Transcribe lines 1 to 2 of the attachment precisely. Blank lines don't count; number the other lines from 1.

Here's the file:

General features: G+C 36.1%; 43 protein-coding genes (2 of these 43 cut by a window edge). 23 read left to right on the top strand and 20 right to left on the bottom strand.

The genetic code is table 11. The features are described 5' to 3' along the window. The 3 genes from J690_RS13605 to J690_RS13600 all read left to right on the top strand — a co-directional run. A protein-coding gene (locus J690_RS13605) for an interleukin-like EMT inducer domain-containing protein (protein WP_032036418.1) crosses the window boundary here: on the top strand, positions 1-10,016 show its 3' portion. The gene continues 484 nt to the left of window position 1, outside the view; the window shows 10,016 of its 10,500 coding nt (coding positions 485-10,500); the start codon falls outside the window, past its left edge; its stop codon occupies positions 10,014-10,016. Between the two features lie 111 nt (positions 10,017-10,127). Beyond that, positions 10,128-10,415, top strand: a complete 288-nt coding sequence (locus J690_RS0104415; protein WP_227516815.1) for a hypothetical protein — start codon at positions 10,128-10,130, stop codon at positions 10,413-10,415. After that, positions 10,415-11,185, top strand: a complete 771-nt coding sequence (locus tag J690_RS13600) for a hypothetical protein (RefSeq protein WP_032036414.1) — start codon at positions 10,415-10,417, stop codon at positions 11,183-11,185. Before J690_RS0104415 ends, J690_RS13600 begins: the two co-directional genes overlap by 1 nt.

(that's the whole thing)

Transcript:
General features: G+C 36.1%; 43 protein-coding genes (2 of these 43 cut by a window edge). 23 read left to right on the top strand and 20 right to left on the bottom strand.

The genetic code is table 11. The features are described 5' to 3' along the window. The 3 genes from J690_RS13605 to J690_RS13600 all read left to right on the top strand — a co-directional run. A protein-coding gene (locus J690_RS13605) for an interleukin-like EMT inducer domain-containing protein (protein WP_032036418.1) crosses the window boundary here: on the top strand, positions 1-10,016 show its 3' portion. The gene continues 484 nt to the left of window position 1, outside the view; the window shows 10,016 of its 10,500 coding nt (coding positions 485-10,500); the start codon falls outside the window, past its left edge; its stop codon occupies positions 10,014-10,016. Between the two features lie 111 nt (positions 10,017-10,127). Beyond that, positions 10,128-10,415, top strand: a complete 288-nt coding sequence (locus J690_RS0104415; protein WP_227516815.1) for a hypothetical protein — start codon at positions 10,128-10,130, stop codon at positions 10,413-10,415. After that, positions 10,415-11,185, top strand: a complete 771-nt coding sequence (locus tag J690_RS13600) for a hypothetical protein (RefSeq protein WP_032036414.1) — start codon at positions 10,415-10,417, stop codon at positions 11,183-11,185. Before J690_RS0104415 ends, J690_RS13600 begins: the two co-directional genes overlap by 1 nt.